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News briefs: February 2-3
Posted: Mon, Feb 4, 2002, 8:59 AM ET (1359 GMT)
  • New York Governor George Pataki will not sign legislation that would curb light pollution in the state, effectively vetoing the bill, the New York Times reported this weekend. Pataki said the legislation, requiring the replacement of streetlights with new models that direct more light downward, would be too expensive for state and local governments to implement. The bill will be reintroduced in the state legislature, but has less chance of passing because of the current recession.
  • Dennis Tito, the first commercial space tourist, has won the Americanism Award from the Boy Scouts of America. The award, given each year to people "who personify the traditions of our country and the Boy Scouts of America," will be given to Tito at a February 21 event in Los Angeles.
  • The European Southern Observatory has released new images of Saturn and Io taken by the Very Large Telescope in Chile. The images, taken with an adaptive optics system, are among the best ever taken from the ground and have similar resolutions to images produced by the Hubble Space Telescope.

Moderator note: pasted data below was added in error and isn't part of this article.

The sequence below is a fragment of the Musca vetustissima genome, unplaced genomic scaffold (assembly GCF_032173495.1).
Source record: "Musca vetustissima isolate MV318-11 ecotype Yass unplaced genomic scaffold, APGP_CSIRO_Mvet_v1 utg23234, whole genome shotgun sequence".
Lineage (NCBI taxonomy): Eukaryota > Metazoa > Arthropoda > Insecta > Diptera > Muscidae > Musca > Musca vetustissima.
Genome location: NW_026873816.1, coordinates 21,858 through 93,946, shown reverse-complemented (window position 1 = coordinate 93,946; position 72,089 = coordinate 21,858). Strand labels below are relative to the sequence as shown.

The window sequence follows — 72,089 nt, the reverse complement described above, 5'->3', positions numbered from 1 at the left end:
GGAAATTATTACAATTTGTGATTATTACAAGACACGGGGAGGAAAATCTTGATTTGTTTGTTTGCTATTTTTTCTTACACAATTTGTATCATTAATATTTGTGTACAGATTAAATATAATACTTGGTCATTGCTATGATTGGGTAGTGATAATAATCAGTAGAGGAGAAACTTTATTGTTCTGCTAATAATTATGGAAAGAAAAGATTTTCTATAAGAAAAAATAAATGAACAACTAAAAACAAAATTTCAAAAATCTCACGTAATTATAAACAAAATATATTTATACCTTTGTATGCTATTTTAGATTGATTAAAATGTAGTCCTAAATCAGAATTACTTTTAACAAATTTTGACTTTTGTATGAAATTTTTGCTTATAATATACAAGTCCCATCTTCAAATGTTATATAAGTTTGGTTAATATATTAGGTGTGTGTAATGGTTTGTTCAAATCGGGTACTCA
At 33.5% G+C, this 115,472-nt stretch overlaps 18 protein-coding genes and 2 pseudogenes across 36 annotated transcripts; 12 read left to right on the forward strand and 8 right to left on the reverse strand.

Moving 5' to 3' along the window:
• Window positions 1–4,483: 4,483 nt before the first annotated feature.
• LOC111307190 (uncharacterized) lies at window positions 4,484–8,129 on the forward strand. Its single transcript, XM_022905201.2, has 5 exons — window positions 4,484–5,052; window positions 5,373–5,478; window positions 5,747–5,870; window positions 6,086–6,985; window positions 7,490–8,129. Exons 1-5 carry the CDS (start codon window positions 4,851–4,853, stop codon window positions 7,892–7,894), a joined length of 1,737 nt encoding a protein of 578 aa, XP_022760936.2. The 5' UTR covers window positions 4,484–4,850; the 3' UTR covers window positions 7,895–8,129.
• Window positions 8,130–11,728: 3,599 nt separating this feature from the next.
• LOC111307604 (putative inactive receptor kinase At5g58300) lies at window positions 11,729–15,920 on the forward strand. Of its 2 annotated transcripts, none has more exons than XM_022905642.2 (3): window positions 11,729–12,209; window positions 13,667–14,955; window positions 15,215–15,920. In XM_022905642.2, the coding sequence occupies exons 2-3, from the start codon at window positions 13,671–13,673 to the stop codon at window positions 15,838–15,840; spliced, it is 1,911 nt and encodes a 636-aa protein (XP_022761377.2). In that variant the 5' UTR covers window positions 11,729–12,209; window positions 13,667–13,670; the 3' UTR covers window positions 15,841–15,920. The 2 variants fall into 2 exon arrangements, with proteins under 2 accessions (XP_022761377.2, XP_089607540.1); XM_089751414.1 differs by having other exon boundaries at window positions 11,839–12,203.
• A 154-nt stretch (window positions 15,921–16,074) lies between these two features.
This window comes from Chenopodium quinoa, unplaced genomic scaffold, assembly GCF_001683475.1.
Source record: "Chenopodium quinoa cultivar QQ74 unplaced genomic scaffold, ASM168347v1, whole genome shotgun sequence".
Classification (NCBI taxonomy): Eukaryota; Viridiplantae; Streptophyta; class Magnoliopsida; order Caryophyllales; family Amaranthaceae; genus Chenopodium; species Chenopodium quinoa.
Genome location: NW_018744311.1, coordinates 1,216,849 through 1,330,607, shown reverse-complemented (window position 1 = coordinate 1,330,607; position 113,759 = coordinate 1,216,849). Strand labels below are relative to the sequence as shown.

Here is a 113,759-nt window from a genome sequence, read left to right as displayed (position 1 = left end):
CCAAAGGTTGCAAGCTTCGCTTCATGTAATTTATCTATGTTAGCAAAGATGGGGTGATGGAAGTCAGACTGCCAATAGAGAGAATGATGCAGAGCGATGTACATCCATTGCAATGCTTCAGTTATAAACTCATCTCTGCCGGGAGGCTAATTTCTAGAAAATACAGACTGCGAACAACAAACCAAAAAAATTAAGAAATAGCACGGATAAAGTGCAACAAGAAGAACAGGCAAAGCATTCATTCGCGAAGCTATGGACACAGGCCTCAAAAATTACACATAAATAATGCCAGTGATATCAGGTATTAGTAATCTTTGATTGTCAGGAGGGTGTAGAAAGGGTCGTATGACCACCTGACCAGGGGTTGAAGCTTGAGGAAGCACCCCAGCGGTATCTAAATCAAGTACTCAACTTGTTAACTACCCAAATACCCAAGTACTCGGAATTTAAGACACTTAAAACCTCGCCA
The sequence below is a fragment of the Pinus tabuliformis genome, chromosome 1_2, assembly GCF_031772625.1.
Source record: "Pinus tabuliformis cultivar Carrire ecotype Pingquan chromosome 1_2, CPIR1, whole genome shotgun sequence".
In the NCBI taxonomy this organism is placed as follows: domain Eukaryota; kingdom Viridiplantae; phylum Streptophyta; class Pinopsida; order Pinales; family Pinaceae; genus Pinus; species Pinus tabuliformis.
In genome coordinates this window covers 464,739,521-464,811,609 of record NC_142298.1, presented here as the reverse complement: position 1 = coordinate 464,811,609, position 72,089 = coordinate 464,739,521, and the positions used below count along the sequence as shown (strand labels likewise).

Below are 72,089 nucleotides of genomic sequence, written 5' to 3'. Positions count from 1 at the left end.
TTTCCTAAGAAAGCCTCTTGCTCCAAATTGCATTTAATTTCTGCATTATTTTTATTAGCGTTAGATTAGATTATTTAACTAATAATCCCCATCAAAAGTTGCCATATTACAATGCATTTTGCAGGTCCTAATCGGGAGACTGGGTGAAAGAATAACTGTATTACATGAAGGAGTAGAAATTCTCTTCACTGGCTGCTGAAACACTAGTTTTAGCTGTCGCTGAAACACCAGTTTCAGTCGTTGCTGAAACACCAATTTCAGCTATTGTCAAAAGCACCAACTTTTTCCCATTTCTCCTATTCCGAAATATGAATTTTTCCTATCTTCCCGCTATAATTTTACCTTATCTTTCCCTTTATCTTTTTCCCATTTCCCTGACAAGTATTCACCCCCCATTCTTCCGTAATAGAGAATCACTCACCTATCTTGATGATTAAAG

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news in brief
Russia plans to resume crewed Soyuz launches in December
Posted: Sun, Nov 4 9:00 AM ET (1400 GMT)

China launches Beidou satellite
Posted: Sun, Nov 4 8:59 AM ET (1359 GMT)

Dawn mission declared over
Posted: Sun, Nov 4 8:58 AM ET (1358 GMT)

news links
Thursday, November 15
ULA demos Vulcan Centaur rocket assembly, shows new welders
WAAY-TV Huntsville, AL — 5:37 am ET (1037 GMT)
1st Daytime Florida Launch in Months to Bring Heavy Crowds
Spectrum News — 5:35 am ET (1035 GMT)
Humans need Mars as a 'plan B' to avoid extinction, says physicist Michio Kaku
Australian Broadcasting Corporation — 5:31 am ET (1031 GMT)

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